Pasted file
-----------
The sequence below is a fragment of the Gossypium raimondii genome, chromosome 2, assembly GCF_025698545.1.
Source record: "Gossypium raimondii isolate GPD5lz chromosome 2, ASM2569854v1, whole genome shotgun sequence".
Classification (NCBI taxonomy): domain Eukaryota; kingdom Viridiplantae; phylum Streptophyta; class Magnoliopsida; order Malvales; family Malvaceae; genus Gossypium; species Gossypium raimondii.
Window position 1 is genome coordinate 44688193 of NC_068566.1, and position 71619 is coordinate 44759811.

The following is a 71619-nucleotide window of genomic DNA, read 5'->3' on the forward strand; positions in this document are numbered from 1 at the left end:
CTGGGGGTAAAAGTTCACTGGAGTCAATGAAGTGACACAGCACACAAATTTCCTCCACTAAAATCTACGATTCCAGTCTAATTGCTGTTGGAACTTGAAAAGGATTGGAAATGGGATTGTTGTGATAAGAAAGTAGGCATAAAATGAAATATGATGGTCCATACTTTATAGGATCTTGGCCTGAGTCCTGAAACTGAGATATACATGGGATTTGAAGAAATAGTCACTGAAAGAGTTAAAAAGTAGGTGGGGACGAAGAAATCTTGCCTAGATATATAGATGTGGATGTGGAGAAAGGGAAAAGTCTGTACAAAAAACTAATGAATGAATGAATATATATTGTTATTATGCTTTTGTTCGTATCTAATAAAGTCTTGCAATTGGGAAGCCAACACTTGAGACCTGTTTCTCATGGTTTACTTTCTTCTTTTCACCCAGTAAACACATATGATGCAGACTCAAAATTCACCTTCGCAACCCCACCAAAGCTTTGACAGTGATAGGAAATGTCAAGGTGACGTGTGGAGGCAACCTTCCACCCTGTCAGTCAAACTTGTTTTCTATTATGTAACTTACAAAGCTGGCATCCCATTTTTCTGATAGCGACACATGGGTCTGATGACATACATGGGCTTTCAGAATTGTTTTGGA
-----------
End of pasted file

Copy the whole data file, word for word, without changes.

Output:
The sequence below is a fragment of the Gossypium raimondii genome, chromosome 2, assembly GCF_025698545.1.
Source record: "Gossypium raimondii isolate GPD5lz chromosome 2, ASM2569854v1, whole genome shotgun sequence".
Classification (NCBI taxonomy): domain Eukaryota; kingdom Viridiplantae; phylum Streptophyta; class Magnoliopsida; order Malvales; family Malvaceae; genus Gossypium; species Gossypium raimondii.
Window position 1 is genome coordinate 44688193 of NC_068566.1, and position 71619 is coordinate 44759811.

The following is a 71619-nucleotide window of genomic DNA, read 5'->3' on the forward strand; positions in this document are numbered from 1 at the left end:
CTGGGGGTAAAAGTTCACTGGAGTCAATGAAGTGACACAGCACACAAATTTCCTCCACTAAAATCTACGATTCCAGTCTAATTGCTGTTGGAACTTGAAAAGGATTGGAAATGGGATTGTTGTGATAAGAAAGTAGGCATAAAATGAAATATGATGGTCCATACTTTATAGGATCTTGGCCTGAGTCCTGAAACTGAGATATACATGGGATTTGAAGAAATAGTCACTGAAAGAGTTAAAAAGTAGGTGGGGACGAAGAAATCTTGCCTAGATATATAGATGTGGATGTGGAGAAAGGGAAAAGTCTGTACAAAAAACTAATGAATGAATGAATATATATTGTTATTATGCTTTTGTTCGTATCTAATAAAGTCTTGCAATTGGGAAGCCAACACTTGAGACCTGTTTCTCATGGTTTACTTTCTTCTTTTCACCCAGTAAACACATATGATGCAGACTCAAAATTCACCTTCGCAACCCCACCAAAGCTTTGACAGTGATAGGAAATGTCAAGGTGACGTGTGGAGGCAACCTTCCACCCTGTCAGTCAAACTTGTTTTCTATTATGTAACTTACAAAGCTGGCATCCCATTTTTCTGATAGCGACACATGGGTCTGATGACATACATGGGCTTTCAGAATTGTTTTGGA